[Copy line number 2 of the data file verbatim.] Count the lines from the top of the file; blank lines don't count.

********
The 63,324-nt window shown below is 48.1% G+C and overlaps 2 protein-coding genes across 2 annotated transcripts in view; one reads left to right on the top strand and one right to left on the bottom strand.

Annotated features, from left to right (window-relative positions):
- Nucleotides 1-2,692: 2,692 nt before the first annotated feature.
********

Annotated features, from left to right (window-relative positions):